In my last post, I discussed receiving communications. I was actually quite amazed at how many people responded by telling me that they couldn't feel any empathy and how they couldn't process the data. It's worthwhile covering this a little before I move on.
Wrapping up Receiving
In my first post of this series, I talked about modern society and the way in which time has been taken away from us. It's clear that unless you can find a clear block of time, you'll never be able to feel empathy properly. It's no good being a listener when you're really thinking about other things.
If your mind is preoccupied with making lists or thinking about tasks that you need to be doing, you'll never have time to process the signals which come from an empathy discussion. You need a clear head and a clear timetable. You need to simply "give yourself to the speaker" and be a listener only. Think only on what they're saying and try to take in as much body language as you can.
Since you're not really engaged in a two-way conversation, you don't need to worry about the speed of conversation. You should be able to process things at more or less your own speed. It's clear that aspies do tend to take a lot of non-verbal information onboard during conversations but that we don't have time to process it under normal conversational rules. To do so would result in massive pauses.
Don't worry about not being able to process all of the body-language signals. There will be quiet times during the discussion when you can reflect on the signals you've seen.
Remember; Just listening isn't empathy. It is only step one of the process.
Exploring the Feelings and Issues
I had a lot of trouble deciding what to call the second step on the road to empathy. I finally decided on "explore" because essentially, you're exploring the issues and the person's feelings to try to "discover" the truth of the matter. Note; this isn't necessarily the real truth but the truth as it appears to the person doing the speaking. It's the truth of their feelings.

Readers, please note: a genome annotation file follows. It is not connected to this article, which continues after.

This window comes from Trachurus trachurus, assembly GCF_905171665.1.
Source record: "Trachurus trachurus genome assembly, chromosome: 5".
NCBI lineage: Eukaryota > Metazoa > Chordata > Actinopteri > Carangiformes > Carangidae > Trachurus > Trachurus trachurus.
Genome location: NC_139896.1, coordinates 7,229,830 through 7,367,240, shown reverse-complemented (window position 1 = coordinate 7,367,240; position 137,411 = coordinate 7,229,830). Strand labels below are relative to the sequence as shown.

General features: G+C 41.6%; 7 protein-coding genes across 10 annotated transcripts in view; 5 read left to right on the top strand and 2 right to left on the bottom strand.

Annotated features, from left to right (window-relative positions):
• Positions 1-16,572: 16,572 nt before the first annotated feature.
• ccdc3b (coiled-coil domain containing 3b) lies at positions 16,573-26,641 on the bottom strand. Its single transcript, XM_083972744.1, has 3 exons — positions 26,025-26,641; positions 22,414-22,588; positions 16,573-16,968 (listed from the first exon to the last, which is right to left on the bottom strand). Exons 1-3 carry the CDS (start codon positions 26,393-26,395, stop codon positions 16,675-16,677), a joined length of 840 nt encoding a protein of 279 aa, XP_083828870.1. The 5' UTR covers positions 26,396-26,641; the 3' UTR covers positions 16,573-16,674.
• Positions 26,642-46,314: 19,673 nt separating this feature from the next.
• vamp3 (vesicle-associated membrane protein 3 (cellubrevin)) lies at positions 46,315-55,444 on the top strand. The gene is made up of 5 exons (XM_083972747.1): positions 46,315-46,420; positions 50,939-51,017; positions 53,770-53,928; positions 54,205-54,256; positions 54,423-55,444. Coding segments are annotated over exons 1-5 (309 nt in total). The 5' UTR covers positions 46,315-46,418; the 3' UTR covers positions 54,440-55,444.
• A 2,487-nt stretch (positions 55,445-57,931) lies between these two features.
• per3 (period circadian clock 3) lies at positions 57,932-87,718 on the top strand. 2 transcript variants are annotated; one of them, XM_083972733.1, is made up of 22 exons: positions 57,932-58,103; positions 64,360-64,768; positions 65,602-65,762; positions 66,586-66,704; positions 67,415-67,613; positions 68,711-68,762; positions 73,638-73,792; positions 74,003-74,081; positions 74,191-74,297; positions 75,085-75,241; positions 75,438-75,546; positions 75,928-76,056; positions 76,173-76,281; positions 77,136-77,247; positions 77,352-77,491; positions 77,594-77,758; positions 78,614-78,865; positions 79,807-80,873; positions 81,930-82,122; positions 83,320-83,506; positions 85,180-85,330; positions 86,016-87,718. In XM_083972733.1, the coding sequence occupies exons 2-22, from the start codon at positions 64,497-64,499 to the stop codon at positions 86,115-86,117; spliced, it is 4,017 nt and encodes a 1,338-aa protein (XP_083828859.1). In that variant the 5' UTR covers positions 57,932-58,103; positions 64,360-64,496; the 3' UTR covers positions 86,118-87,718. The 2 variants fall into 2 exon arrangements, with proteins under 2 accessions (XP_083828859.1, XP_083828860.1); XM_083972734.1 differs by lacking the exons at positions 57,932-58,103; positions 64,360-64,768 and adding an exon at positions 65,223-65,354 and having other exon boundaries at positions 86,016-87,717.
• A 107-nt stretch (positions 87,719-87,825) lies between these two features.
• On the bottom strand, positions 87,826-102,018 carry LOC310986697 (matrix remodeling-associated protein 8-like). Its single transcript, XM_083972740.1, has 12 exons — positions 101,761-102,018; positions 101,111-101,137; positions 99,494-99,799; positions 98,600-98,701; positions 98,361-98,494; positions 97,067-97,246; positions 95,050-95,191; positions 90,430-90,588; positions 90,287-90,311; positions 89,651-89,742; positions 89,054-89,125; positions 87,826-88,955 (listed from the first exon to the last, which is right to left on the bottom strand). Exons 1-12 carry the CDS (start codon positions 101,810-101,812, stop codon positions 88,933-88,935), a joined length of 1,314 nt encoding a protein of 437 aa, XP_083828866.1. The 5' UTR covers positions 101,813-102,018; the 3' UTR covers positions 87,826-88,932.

You may be surprised to know that in an empathy discussion, you're not being asked to solve the problem. In fact, quite the opposite. You're being asked to, firstly, show a little sympathy and secondly, to actually feel the pain (or other emotion).
In fact, solving a problem in an empathy-discussion is exactly the WRONG thing to do. Resist the temptation and just don't do it - even if you think you know the solution.
The exploring phase consists of asking questions, not so much about the problem but about the person's feelings. You should be asking (gently), "how did you feel about that?" and "what happened next?". You'll want to clarify on detail a little but keep in mind that the discussion is less about the problems and more about the feelings.
Of course, there are plenty of questions that you shouldn't ask;
- Why didn't you just do .....?
Many of the worst wrong questions start with this. It's bad enough that statement is very patronizing but it also sends clear signals to the person that you think they did the wrong thing. If they're having doubts of their own, it's going to make them even more depressed or angry.
You'll also probably want to mix a few statements into your responses to highlight points where you agree with the other person's viewpoint, such as; "oh, that's outrageous..." or "yes, he/she is a b...." or "oh, you poor thing, you've been through so much".
One thing to remember though, you're not going to agree with the speaker 100%. Sometimes people say and do crazy things based on their own interpretation. If their interpretation differs from yours, then so will their reaction. If you want the other person to trust you, then you really need to mostly agree with their interpretation - and generally, keep your mouth shut about the bits you don't agree with. There's bound to be a more appropriate time for that conversation.